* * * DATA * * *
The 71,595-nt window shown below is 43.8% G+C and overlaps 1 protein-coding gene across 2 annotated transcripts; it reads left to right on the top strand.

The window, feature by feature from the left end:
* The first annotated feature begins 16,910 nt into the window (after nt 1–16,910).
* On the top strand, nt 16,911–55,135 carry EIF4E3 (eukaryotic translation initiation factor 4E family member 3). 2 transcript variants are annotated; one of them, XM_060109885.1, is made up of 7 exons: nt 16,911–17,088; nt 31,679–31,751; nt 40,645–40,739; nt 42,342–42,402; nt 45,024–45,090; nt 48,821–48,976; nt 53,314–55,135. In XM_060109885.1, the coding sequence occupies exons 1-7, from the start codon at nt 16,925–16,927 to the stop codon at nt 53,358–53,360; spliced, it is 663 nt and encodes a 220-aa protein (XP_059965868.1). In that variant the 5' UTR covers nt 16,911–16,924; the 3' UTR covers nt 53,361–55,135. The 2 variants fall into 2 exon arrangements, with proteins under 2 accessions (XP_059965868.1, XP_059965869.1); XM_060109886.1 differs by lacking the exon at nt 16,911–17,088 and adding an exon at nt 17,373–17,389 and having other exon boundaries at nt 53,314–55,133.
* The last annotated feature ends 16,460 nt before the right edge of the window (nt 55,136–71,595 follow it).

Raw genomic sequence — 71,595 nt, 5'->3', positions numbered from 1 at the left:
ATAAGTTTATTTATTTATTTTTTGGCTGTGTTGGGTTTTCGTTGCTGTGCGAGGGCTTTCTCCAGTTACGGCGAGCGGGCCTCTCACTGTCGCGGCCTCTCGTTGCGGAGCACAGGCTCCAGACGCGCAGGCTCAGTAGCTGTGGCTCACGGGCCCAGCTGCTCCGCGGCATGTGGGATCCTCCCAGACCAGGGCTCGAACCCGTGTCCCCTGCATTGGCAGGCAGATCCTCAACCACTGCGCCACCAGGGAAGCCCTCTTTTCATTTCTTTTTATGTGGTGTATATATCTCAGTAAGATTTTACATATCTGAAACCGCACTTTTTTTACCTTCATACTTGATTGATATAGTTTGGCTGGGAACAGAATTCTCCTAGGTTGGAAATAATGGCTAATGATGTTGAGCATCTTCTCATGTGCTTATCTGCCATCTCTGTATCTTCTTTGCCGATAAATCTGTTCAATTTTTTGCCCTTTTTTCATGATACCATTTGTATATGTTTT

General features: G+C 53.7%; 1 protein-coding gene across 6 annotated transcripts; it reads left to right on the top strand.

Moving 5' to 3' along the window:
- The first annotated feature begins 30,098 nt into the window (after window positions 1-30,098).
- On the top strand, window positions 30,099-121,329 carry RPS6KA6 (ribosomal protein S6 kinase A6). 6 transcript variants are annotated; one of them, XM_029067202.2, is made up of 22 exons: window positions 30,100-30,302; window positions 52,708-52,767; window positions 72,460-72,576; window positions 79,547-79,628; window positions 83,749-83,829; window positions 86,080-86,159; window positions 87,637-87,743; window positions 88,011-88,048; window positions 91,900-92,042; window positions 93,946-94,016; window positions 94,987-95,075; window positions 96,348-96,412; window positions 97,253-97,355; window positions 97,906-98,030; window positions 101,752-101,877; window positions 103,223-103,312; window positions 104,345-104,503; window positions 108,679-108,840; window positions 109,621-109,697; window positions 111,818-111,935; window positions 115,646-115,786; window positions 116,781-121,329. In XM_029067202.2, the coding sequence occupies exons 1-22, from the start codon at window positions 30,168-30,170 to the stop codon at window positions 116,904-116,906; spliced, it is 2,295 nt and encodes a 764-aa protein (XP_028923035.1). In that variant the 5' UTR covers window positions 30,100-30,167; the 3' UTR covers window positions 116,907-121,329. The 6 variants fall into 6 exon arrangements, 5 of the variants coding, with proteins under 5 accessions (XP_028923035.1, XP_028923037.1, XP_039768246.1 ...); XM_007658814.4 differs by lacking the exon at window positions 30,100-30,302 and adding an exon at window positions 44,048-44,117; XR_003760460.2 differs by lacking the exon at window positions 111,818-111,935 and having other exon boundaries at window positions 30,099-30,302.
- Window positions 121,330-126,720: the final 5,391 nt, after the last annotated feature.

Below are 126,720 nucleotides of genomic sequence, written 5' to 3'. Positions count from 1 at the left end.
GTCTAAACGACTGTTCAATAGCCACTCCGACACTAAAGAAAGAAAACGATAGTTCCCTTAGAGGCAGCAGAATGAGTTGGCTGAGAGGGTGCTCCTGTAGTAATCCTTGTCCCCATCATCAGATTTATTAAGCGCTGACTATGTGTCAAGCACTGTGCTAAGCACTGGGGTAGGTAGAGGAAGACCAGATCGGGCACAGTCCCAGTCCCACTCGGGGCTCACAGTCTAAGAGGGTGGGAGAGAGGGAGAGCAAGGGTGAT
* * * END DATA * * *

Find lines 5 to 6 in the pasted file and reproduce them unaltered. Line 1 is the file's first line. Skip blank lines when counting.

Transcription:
* The last annotated feature ends 16,460 nt before the right edge of the window (nt 55,136–71,595 follow it).

Raw genomic sequence — 71,595 nt, 5'->3', positions numbered from 1 at the left: